By Charlotte Bonnet in South Sudan


Learners at St. Bakhita Primary School in South Sudan harvest the nutritious okra vegetable from the school garden. Okra is one of the vegetables that children eat for lunch under the homegrown school meals programme. © WFP/ Eulalia Berlanga.

School meals are playing a crucial role in promoting access to education for children in South Sudan, a country where half of all school-aged children aren’t in the classroom due to a combination of conflict, poverty, underdevelopment, and gender norms that keep girls from the classroom.


The Government of South Sudan is investing in partnerships to increase financing and empower local communities, smallholder farmers, and businesses to build a more resilient Homegrown School Meals programme that can sustain supply of food to schools.


The South Sudanese Minister of Education, Honourable Awut Deng Acuil, says investing in growing this local network of partners is important because: “All of us were once children. We understand that if we need to build a better tomorrow, we need to start investing in our children’s education today.”


The homegrown model, piloted in two states of Western Equatoria and Northern Bar el Ghazal is also helping to stimulate markets and food systems, enabling schools to provide children with locally sourced food that is nutritious, delicious, and culturally accepted.


Currently, the pilot is reaching 5,400 children, giving hope for a brighter future to many vulnerable children, including those orphaned by the conflict. Increased coverage planned in four states is expected to reach 40,000 children this year.


Students like Agi Mary Felix, a class six student at Mangbondo Primary School, is happy to return to school where she knows her education, health and nutrition are well catered for.


“Before we started receiving these meals, some children were going home before time or eating only once a day. Without food we cannot pay attention to class,” Agi said.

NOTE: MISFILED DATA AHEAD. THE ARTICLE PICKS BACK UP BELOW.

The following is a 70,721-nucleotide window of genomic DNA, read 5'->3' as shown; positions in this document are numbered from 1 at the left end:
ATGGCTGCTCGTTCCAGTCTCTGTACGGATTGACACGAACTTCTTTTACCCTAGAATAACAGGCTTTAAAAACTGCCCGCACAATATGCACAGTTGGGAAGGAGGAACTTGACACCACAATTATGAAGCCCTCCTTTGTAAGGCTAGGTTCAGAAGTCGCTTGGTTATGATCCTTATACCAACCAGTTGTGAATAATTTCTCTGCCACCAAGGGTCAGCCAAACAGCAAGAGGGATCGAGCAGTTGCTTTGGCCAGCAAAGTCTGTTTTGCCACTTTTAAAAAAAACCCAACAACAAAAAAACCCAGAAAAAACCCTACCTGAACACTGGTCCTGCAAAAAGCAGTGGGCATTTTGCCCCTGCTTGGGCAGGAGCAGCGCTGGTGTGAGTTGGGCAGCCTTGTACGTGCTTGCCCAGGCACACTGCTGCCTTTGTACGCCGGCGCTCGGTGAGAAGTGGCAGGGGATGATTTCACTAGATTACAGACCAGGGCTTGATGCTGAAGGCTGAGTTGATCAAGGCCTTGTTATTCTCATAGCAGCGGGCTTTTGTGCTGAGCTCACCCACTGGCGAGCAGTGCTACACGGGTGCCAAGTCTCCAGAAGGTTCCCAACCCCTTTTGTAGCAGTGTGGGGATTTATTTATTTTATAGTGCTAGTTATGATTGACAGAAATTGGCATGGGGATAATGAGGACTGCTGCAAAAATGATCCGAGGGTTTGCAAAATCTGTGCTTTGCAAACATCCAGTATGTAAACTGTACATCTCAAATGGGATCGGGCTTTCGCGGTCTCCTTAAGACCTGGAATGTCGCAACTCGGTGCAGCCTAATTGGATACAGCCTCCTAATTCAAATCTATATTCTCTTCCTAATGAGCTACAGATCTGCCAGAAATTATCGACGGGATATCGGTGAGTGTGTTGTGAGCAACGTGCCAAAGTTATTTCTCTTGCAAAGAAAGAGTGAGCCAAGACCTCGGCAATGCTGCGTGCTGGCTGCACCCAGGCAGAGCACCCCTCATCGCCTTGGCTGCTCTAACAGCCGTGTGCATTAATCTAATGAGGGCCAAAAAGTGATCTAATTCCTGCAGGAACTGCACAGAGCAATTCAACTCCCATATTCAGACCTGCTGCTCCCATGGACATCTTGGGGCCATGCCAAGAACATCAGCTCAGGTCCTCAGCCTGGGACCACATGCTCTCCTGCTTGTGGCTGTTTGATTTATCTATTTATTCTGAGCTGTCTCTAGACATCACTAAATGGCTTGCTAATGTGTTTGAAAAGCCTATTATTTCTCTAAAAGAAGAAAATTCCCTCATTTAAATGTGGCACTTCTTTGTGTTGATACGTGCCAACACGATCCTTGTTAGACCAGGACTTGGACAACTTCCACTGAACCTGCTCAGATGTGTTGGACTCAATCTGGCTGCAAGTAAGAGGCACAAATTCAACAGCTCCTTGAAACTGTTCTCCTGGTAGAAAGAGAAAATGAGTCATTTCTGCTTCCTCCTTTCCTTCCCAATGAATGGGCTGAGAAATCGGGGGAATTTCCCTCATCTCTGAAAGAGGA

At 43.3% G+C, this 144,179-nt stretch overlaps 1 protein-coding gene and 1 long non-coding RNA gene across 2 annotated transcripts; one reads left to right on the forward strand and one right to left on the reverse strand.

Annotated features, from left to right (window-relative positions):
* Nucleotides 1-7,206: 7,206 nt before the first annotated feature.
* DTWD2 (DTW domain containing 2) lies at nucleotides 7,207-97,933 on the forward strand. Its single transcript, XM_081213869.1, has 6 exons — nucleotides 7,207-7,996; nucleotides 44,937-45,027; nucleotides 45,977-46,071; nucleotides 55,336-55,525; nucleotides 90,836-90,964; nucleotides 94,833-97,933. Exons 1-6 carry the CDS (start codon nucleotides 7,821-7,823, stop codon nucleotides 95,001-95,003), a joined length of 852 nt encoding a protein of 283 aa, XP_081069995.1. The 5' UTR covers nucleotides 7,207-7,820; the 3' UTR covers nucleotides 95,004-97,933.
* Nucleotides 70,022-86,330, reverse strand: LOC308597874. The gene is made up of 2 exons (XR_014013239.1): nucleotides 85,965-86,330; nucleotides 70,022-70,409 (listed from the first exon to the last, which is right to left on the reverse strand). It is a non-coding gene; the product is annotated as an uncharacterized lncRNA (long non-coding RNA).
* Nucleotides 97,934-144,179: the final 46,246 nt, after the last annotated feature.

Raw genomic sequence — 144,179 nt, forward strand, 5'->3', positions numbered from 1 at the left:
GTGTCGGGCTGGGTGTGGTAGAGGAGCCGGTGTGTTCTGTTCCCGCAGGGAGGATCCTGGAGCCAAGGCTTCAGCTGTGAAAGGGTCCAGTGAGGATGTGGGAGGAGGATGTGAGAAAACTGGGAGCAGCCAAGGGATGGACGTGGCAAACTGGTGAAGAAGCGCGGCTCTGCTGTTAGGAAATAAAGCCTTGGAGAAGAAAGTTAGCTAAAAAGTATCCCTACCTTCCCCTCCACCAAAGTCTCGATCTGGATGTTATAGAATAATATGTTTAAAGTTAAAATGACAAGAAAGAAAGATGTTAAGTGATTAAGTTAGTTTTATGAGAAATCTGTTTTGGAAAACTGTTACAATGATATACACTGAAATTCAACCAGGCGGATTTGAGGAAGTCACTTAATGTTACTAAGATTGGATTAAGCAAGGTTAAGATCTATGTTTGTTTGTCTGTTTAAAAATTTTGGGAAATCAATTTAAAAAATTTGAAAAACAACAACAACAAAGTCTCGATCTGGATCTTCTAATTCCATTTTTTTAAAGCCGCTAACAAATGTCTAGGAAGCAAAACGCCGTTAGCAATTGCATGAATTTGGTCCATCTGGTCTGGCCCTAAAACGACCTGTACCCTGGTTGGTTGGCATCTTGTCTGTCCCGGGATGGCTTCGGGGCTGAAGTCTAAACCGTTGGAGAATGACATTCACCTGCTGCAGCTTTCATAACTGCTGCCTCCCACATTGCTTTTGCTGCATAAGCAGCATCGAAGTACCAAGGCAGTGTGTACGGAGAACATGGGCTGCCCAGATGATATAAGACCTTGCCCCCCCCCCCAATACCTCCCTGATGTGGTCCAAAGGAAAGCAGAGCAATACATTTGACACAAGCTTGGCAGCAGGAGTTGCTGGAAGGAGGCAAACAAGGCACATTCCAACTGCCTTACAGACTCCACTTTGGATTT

While the children are happy to receive food at school, the programme has gone further in facilitating engagement with local communities, creating economic opportunities for smallholder farmers and jobs for women.


Minister Acuil says the programme is bringing together local leaders and communities to participate in sustained dialogues, creating opportunities to discuss working together to rebuild their communities. During these meetings, communities discuss their role in developing a more sustainable homegrown school meals programme tailored to the needs of the children and the communities.


“It is encouraging to see that in some regions, local community leaders are committing to contribute food and to assign people who can volunteer to cook meals in support of establishing and scaling up school meals in their local schools,” the Minister says.


With the local communities’ buy-in the government has established a Memorandum of Understanding with the World Food Programme (WFP) and the two entities are working closely together to strengthen national capacity through 2024 and beyond.


These collaborative efforts led to the launching of the homegrown school meals pilot.


“We are seeing how local communities and farmers connected to school meals are producing food and supplying schools, making this approach a collective responsibility. In the process, the local communities are economically empowered, especially women smallholder farmers,” Minister Acuil proudly shares.


She is optimistic that the homegrown school meals model will continue to multiply benefits in schools, local communities and in the economy.


“This community-based approach is what we strategically need for progress in education, especially of girls, in our efforts to alleviate hunger and address malnutrition and to contribute to building a just and equal society,” says Minister Acuil.


The homegrown school meals model has embraced South Sudan’s realities. According to Minister Acuil by sourcing food locally, schools are ensuring that the food is delivered fresh, it does not go to waste, lowers the transport costs and is planet friendly. Importantly, she added, the children are familiar with the food. “The only issue for us is to ensure schools meet the nutritional requirements to improve the children’s health and learning capacity.”


To address this and complement the sorghum or maize the schools typically receive with other ingredients, some schools have started vegetable gardens, managed, and tended by the students with guidance from the teachers.